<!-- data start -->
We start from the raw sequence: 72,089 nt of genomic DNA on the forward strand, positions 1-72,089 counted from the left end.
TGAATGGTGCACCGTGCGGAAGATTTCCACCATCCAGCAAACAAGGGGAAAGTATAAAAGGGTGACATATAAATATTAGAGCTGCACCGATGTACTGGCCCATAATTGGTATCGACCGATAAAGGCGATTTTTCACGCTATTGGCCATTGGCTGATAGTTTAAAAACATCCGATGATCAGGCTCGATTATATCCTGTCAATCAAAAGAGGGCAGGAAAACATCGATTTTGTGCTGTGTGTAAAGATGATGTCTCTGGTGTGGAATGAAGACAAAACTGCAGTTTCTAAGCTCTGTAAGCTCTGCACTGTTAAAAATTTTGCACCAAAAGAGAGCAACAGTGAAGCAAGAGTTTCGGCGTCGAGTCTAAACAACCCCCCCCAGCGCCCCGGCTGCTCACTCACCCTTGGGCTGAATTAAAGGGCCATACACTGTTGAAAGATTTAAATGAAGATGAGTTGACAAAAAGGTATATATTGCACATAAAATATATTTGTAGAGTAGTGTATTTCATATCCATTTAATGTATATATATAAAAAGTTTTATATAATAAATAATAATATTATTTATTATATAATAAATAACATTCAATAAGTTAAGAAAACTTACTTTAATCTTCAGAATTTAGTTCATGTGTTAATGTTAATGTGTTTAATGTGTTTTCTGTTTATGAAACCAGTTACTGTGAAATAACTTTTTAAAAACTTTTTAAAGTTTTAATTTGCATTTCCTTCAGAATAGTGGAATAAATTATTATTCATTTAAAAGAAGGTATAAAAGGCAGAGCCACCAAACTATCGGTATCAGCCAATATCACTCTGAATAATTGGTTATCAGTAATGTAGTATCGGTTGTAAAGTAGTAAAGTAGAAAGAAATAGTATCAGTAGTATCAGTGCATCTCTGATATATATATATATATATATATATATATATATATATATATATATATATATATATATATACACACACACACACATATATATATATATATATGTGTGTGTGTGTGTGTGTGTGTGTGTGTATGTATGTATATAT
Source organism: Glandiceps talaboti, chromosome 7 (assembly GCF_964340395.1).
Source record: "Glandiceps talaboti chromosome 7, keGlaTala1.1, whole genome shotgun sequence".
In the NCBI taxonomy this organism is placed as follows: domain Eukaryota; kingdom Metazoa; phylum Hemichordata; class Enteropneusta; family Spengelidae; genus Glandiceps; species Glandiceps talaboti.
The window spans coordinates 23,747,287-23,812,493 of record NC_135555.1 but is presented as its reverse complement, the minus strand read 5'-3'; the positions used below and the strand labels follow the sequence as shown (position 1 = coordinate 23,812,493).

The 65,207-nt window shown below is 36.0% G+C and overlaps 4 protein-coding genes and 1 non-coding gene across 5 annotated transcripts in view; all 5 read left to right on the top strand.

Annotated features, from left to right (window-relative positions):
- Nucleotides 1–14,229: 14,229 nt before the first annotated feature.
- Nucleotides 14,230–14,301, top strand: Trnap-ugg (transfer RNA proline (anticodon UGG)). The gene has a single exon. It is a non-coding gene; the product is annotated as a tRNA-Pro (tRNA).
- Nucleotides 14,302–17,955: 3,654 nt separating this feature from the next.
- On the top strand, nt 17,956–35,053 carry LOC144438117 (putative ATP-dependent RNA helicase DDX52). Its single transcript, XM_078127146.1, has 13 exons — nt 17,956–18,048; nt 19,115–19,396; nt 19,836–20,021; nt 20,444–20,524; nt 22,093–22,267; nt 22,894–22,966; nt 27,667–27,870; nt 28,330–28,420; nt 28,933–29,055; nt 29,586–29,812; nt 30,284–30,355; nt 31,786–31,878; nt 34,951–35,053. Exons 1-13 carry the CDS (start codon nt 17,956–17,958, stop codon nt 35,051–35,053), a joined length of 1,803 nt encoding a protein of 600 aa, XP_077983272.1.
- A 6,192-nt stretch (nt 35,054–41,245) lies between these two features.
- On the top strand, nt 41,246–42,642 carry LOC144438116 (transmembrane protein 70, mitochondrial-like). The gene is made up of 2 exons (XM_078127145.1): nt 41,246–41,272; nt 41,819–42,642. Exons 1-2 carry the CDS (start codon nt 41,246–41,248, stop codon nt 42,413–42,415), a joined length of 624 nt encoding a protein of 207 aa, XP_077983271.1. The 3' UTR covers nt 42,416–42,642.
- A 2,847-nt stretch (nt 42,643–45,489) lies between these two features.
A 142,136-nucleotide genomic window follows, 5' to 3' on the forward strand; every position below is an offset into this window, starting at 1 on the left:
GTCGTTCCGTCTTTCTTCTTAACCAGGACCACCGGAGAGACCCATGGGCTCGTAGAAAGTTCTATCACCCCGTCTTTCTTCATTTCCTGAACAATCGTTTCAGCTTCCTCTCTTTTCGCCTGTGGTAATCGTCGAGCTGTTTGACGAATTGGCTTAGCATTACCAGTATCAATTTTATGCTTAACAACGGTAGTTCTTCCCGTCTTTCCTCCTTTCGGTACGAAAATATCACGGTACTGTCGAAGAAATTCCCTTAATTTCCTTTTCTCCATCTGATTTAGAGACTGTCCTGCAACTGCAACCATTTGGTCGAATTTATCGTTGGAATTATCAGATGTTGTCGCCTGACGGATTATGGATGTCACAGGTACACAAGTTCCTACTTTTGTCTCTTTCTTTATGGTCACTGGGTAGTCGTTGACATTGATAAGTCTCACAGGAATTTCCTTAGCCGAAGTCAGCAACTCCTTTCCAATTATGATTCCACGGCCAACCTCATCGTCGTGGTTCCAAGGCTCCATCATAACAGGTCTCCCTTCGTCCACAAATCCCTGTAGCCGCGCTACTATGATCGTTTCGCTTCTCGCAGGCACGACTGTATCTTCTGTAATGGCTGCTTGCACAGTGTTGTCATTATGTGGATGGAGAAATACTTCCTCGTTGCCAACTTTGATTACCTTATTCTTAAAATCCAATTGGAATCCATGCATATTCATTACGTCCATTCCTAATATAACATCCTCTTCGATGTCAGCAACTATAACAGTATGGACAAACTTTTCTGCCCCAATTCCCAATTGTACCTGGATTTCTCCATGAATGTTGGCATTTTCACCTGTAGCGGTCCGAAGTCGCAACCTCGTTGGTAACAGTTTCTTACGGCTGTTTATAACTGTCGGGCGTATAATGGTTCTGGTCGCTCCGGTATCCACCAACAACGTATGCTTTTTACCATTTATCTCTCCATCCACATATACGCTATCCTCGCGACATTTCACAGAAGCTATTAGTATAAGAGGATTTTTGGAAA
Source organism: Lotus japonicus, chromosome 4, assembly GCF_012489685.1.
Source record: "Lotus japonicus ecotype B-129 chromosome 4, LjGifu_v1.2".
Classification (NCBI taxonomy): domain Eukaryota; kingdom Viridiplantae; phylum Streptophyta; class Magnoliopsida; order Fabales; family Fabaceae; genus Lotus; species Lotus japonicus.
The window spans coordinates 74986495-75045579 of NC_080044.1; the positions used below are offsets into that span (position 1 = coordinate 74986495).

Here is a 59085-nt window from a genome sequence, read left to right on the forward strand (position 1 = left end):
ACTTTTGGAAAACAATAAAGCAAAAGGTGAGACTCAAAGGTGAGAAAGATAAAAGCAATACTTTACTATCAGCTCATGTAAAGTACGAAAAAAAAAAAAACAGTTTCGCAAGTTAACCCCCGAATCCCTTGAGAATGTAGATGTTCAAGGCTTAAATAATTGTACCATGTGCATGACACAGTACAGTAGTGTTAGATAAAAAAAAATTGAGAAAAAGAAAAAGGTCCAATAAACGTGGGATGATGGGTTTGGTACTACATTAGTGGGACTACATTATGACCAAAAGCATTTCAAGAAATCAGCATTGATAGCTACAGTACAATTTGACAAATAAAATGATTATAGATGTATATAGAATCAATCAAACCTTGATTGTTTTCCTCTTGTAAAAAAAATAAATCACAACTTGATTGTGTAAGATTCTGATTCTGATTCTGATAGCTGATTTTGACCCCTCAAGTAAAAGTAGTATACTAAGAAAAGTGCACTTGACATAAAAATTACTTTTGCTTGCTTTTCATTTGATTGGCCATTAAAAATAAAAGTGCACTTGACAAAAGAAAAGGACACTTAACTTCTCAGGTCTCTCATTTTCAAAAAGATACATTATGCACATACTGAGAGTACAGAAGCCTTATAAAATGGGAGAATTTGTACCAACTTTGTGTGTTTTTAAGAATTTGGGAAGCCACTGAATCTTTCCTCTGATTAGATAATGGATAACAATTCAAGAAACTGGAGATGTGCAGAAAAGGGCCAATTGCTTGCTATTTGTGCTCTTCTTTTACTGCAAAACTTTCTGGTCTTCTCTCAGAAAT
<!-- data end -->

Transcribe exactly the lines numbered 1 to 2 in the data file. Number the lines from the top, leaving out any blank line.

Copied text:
We start from the raw sequence: 72,089 nt of genomic DNA on the forward strand, positions 1-72,089 counted from the left end.
TGAATGGTGCACCGTGCGGAAGATTTCCACCATCCAGCAAACAAGGGGAAAGTATAAAAGGGTGACATATAAATATTAGAGCTGCACCGATGTACTGGCCCATAATTGGTATCGACCGATAAAGGCGATTTTTCACGCTATTGGCCATTGGCTGATAGTTTAAAAACATCCGATGATCAGGCTCGATTATATCCTGTCAATCAAAAGAGGGCAGGAAAACATCGATTTTGTGCTGTGTGTAAAGATGATGTCTCTGGTGTGGAATGAAGACAAAACTGCAGTTTCTAAGCTCTGTAAGCTCTGCACTGTTAAAAATTTTGCACCAAAAGAGAGCAACAGTGAAGCAAGAGTTTCGGCGTCGAGTCTAAACAACCCCCCCCAGCGCCCCGGCTGCTCACTCACCCTTGGGCTGAATTAAAGGGCCATACACTGTTGAAAGATTTAAATGAAGATGAGTTGACAAAAAGGTATATATTGCACATAAAATATATTTGTAGAGTAGTGTATTTCATATCCATTTAATGTATATATATAAAAAGTTTTATATAATAAATAATAATATTATTTATTATATAATAAATAACATTCAATAAGTTAAGAAAACTTACTTTAATCTTCAGAATTTAGTTCATGTGTTAATGTTAATGTGTTTAATGTGTTTTCTGTTTATGAAACCAGTTACTGTGAAATAACTTTTTAAAAACTTTTTAAAGTTTTAATTTGCATTTCCTTCAGAATAGTGGAATAAATTATTATTCATTTAAAAGAAGGTATAAAAGGCAGAGCCACCAAACTATCGGTATCAGCCAATATCACTCTGAATAATTGGTTATCAGTAATGTAGTATCGGTTGTAAAGTAGTAAAGTAGAAAGAAATAGTATCAGTAGTATCAGTGCATCTCTGATATATATATATATATATATATATATATATATATATATATATATATATATATATATATACACACACACACACATATATATATATATATATGTGTGTGTGTGTGTGTGTGTGTGTGTGTATGTATGTATATAT